Two months later, Zoe’s body is found in a nearby lake, and Anna is charged with manslaughter. But Anna’s confession is riddled with holes, and Martina Green, teen host of the Missing Zoe podcast, isn’t satisfied. Did Anna really kill Zoe? And if not, can Martina’s podcast uncover the truth?
Kissing Lessons by Sophie Jordan (June 2)
Wild, beautiful, and (as rumor has it) experienced, Hayden Vargas doesn’t have time for love or relationships. She’s learned the hard way that the only person you can count on is yourself, and she’s hell-bent on earning enough money to leave her small, judgy Texas town as fast as possible. So when nerdy Emmaline Martin offers to pay Hayden for lessons in seduction, the money is so easy, there must be a catch. Enter the catch: Emmaline’s older brother, popular, all-around nice guy™ Nolan Martin, who doesn’t want his sister’s reputation tarnished by the school’s resident bad girl.
But Hayden should know that looks can be deceiving. Nolan may seem like a golden boy, but like Hayden, he has a few secrets of his own. And the more he meddles in her lessons with Emmaline, the more these polar opposites clash—and the more sparks fly. Turns out Nolan may have some lessons to teach Hayden, but only if she’s willing to learn.
Love Is For Losers by Wibke Brueggemann (July 14)
This book is so early, there’s not yet an official description.
My Summer of Love and Misfortune by Lindsey Wong (May 12)
Iris Wang is having a bit of a rough start to her summer: Her boyfriend cheated on her, she didn’t get into any colleges, and she has no idea who she is or what she wants to do with her life. She’s always felt torn about being Chinese-American, feeling neither Chinese nor American enough to claim either identity. She’s just a sad pizza combo from Domino’s, as far as she’s concerned.
In an attempt to snap her out of her funk, Iris’s parents send her away to visit family in Beijing, with the hopes that Iris would “reconnect with her culture” and “find herself.” Iris resents the condescension, but even she admits that this might be a good opportunity to hit the reset button on the apocalyptic disaster that has become her life.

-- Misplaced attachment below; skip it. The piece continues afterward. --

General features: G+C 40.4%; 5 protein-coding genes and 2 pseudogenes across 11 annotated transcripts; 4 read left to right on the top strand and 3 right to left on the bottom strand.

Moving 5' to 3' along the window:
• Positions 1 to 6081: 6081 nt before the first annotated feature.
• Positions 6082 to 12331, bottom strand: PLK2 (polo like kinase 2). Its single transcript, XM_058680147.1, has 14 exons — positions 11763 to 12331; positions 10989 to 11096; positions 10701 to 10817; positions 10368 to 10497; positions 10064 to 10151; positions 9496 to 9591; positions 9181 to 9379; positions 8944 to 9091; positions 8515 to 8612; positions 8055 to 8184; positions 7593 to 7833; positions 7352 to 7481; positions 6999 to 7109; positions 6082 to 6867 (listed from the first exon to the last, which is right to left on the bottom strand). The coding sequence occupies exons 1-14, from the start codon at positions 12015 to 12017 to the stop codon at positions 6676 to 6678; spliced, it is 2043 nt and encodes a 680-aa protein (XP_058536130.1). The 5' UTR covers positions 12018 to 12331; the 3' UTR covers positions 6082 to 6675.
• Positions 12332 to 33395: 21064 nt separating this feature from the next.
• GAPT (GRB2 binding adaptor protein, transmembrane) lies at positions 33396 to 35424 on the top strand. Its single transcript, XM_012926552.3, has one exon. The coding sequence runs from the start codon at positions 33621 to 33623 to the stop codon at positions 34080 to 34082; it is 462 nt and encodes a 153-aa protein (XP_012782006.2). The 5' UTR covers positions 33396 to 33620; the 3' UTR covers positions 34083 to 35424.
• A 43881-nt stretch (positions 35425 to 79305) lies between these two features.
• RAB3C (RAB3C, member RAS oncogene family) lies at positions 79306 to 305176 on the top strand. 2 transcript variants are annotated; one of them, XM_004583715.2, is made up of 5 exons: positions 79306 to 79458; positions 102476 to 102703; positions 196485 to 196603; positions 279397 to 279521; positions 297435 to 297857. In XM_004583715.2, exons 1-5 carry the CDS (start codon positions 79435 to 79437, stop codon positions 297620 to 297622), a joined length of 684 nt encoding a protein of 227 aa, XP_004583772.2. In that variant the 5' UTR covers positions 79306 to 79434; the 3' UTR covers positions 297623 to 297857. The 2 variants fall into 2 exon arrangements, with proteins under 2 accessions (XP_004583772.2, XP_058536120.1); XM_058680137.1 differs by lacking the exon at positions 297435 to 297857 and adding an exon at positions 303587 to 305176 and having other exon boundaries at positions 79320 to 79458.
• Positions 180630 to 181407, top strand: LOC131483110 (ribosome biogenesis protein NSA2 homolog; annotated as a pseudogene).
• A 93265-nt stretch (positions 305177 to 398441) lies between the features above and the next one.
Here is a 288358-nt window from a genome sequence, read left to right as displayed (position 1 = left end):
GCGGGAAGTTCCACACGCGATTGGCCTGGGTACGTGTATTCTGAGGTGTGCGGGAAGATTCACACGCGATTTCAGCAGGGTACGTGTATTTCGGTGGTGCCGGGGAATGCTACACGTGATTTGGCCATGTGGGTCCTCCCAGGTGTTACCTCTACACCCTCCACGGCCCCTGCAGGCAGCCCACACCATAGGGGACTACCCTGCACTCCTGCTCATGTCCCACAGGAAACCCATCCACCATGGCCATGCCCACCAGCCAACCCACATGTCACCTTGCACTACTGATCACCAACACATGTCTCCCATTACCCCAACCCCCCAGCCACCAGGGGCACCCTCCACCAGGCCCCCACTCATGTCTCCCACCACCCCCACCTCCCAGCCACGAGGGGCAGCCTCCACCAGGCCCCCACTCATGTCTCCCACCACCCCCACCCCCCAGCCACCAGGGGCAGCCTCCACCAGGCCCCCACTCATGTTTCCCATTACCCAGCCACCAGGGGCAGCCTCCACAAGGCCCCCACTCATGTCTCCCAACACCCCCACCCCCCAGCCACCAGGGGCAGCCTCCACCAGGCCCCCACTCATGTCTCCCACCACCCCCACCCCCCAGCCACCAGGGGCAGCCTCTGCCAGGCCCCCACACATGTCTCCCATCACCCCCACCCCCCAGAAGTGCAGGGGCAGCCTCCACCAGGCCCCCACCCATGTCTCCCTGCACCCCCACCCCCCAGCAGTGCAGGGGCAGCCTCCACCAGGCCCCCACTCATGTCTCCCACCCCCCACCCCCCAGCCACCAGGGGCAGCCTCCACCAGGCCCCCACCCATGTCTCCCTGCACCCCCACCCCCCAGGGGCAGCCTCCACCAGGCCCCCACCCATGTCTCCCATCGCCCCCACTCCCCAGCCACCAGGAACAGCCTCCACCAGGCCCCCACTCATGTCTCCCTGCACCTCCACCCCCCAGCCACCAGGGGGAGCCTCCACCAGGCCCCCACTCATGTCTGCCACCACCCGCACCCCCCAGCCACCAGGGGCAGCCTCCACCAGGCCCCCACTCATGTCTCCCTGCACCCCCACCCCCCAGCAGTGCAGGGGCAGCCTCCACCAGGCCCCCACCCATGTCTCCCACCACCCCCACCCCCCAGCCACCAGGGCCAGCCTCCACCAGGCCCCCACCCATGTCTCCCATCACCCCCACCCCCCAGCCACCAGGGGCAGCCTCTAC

With this trip, Iris expects to eat a few dumplings, meet some family, and visit a tourist hotspot or two. Instead, she gets swept up in the ridiculous, opulent world of Beijing’s wealthy elite, leading her to unexpected and extraordinary discoveries about her family, her future, and herself.
Off Script by Kate Watson (January 21)
Emma gets a Hollywood-tinged, feminist update in this funny and fierce retelling of Austen’s classic about a well-intentioned but tragically misguided matchmaker. The summer after her first year of college, teen starlet Emma Crawford returns home to Manhattan to prepare for the role of a lifetime and play career matchmaker to her friends. When Emmas search for an assistant leads her to the wide-eyed Brittany Smith, Emma sees the big screen in the girls future. And because Emma knows best, she’s sure that steering Brittany onto the right path is all she needs to do to make her a star, even if Brittany doesn’t know it yet. Emmas plans start to unravel, however, when professional soccer player Liam Price re-enters her life. Not only is Liam her former best friends older brother, but he’s gorgeous, smart, and has no problem pointing out the (totally exaggerated) flaws in Emma’s plans. But as Emma comes in close contact with the darker side of Hollywood, she starts to question the glamorous world she’s always known and realizes her role in it needs to change if she can find the courage to go off script.
Solstice by Lorence Alison (February 18)
When Adri is offered an all-expenses-paid trip to the exclusive Solstice Festival, she throws caution, her prestigious summer internship, and her parents goodwill to the wind. She just wants to live a little before the first day of the rest of her life, planned and scheduled in accordance to her parents’ law school dreams.